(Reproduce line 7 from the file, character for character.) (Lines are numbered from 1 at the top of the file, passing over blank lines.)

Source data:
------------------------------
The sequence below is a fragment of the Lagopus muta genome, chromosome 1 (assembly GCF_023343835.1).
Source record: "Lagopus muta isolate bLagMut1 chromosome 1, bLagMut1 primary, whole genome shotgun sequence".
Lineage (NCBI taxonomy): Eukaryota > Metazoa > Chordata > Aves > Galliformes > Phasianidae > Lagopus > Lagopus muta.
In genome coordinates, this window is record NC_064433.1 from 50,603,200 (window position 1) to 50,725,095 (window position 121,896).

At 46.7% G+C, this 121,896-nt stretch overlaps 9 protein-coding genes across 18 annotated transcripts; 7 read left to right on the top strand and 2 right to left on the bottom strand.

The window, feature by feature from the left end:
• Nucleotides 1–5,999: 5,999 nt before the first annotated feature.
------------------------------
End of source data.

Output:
• Nucleotides 1–5,999: 5,999 nt before the first annotated feature.